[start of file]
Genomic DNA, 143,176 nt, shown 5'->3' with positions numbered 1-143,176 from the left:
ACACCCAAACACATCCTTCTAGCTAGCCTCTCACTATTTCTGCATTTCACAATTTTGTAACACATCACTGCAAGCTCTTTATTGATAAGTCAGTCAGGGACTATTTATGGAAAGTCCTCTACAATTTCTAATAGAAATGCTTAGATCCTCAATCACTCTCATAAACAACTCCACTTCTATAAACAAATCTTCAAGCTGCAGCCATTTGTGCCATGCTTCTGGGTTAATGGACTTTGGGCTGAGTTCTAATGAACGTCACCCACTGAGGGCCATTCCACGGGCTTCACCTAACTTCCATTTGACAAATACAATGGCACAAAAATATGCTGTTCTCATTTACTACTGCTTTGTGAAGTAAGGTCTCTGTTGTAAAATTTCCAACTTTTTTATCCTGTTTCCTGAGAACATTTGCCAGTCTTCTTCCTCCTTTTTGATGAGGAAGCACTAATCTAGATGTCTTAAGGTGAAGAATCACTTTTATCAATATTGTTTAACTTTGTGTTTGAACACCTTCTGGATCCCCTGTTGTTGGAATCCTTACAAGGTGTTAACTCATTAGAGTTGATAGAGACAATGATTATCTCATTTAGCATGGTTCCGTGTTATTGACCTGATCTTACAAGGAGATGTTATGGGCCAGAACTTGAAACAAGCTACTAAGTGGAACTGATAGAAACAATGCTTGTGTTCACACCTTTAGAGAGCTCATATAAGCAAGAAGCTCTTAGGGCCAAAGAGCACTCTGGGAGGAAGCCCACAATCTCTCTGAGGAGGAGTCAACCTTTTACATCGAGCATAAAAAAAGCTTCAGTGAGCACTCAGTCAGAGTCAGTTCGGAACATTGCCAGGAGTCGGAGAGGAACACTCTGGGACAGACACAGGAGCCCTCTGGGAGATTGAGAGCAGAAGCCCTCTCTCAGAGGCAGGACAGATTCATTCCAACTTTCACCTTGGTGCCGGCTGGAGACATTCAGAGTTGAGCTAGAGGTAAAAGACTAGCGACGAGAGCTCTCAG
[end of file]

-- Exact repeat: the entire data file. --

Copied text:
Genomic DNA, 143,176 nt, shown 5'->3' with positions numbered 1-143,176 from the left:
ACACCCAAACACATCCTTCTAGCTAGCCTCTCACTATTTCTGCATTTCACAATTTTGTAACACATCACTGCAAGCTCTTTATTGATAAGTCAGTCAGGGACTATTTATGGAAAGTCCTCTACAATTTCTAATAGAAATGCTTAGATCCTCAATCACTCTCATAAACAACTCCACTTCTATAAACAAATCTTCAAGCTGCAGCCATTTGTGCCATGCTTCTGGGTTAATGGACTTTGGGCTGAGTTCTAATGAACGTCACCCACTGAGGGCCATTCCACGGGCTTCACCTAACTTCCATTTGACAAATACAATGGCACAAAAATATGCTGTTCTCATTTACTACTGCTTTGTGAAGTAAGGTCTCTGTTGTAAAATTTCCAACTTTTTTATCCTGTTTCCTGAGAACATTTGCCAGTCTTCTTCCTCCTTTTTGATGAGGAAGCACTAATCTAGATGTCTTAAGGTGAAGAATCACTTTTATCAATATTGTTTAACTTTGTGTTTGAACACCTTCTGGATCCCCTGTTGTTGGAATCCTTACAAGGTGTTAACTCATTAGAGTTGATAGAGACAATGATTATCTCATTTAGCATGGTTCCGTGTTATTGACCTGATCTTACAAGGAGATGTTATGGGCCAGAACTTGAAACAAGCTACTAAGTGGAACTGATAGAAACAATGCTTGTGTTCACACCTTTAGAGAGCTCATATAAGCAAGAAGCTCTTAGGGCCAAAGAGCACTCTGGGAGGAAGCCCACAATCTCTCTGAGGAGGAGTCAACCTTTTACATCGAGCATAAAAAAAGCTTCAGTGAGCACTCAGTCAGAGTCAGTTCGGAACATTGCCAGGAGTCGGAGAGGAACACTCTGGGACAGACACAGGAGCCCTCTGGGAGATTGAGAGCAGAAGCCCTCTCTCAGAGGCAGGACAGATTCATTCCAACTTTCACCTTGGTGCCGGCTGGAGACATTCAGAGTTGAGCTAGAGGTAAAAGACTAGCGACGAGAGCTCTCAG